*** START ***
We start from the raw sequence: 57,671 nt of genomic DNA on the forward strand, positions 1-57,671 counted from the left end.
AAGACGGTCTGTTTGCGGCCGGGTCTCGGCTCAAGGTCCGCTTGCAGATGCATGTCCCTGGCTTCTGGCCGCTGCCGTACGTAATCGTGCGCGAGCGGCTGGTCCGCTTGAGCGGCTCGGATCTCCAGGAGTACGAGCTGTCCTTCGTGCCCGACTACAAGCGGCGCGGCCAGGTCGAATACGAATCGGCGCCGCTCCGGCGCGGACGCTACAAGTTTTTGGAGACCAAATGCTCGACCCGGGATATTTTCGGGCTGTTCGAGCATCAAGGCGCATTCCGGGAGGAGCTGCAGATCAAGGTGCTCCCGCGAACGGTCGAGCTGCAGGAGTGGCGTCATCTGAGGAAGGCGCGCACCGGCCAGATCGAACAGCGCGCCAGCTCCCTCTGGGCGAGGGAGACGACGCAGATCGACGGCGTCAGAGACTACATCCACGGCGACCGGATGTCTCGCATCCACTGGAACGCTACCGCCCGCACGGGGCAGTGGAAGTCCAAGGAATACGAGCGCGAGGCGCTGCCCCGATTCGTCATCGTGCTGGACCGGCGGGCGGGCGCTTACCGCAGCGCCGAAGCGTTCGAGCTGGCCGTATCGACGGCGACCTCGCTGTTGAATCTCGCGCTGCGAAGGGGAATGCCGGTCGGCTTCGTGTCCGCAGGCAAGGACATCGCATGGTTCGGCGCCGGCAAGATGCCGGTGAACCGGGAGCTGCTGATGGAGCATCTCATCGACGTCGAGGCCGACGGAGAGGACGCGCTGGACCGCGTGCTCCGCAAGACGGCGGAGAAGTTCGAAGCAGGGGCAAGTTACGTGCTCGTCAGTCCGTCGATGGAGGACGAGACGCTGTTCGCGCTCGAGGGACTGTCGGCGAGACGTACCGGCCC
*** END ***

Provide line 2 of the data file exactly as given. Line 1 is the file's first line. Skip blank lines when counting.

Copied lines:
AAGACGGTCTGTTTGCGGCCGGGTCTCGGCTCAAGGTCCGCTTGCAGATGCATGTCCCTGGCTTCTGGCCGCTGCCGTACGTAATCGTGCGCGAGCGGCTGGTCCGCTTGAGCGGCTCGGATCTCCAGGAGTACGAGCTGTCCTTCGTGCCCGACTACAAGCGGCGCGGCCAGGTCGAATACGAATCGGCGCCGCTCCGGCGCGGACGCTACAAGTTTTTGGAGACCAAATGCTCGACCCGGGATATTTTCGGGCTGTTCGAGCATCAAGGCGCATTCCGGGAGGAGCTGCAGATCAAGGTGCTCCCGCGAACGGTCGAGCTGCAGGAGTGGCGTCATCTGAGGAAGGCGCGCACCGGCCAGATCGAACAGCGCGCCAGCTCCCTCTGGGCGAGGGAGACGACGCAGATCGACGGCGTCAGAGACTACATCCACGGCGACCGGATGTCTCGCATCCACTGGAACGCTACCGCCCGCACGGGGCAGTGGAAGTCCAAGGAATACGAGCGCGAGGCGCTGCCCCGATTCGTCATCGTGCTGGACCGGCGGGCGGGCGCTTACCGCAGCGCCGAAGCGTTCGAGCTGGCCGTATCGACGGCGACCTCGCTGTTGAATCTCGCGCTGCGAAGGGGAATGCCGGTCGGCTTCGTGTCCGCAGGCAAGGACATCGCATGGTTCGGCGCCGGCAAGATGCCGGTGAACCGGGAGCTGCTGATGGAGCATCTCATCGACGTCGAGGCCGACGGAGAGGACGCGCTGGACCGCGTGCTCCGCAAGACGGCGGAGAAGTTCGAAGCAGGGGCAAGTTACGTGCTCGTCAGTCCGTCGATGGAGGACGAGACGCTGTTCGCGCTCGAGGGACTGTCGGCGAGACGTACCGGCCC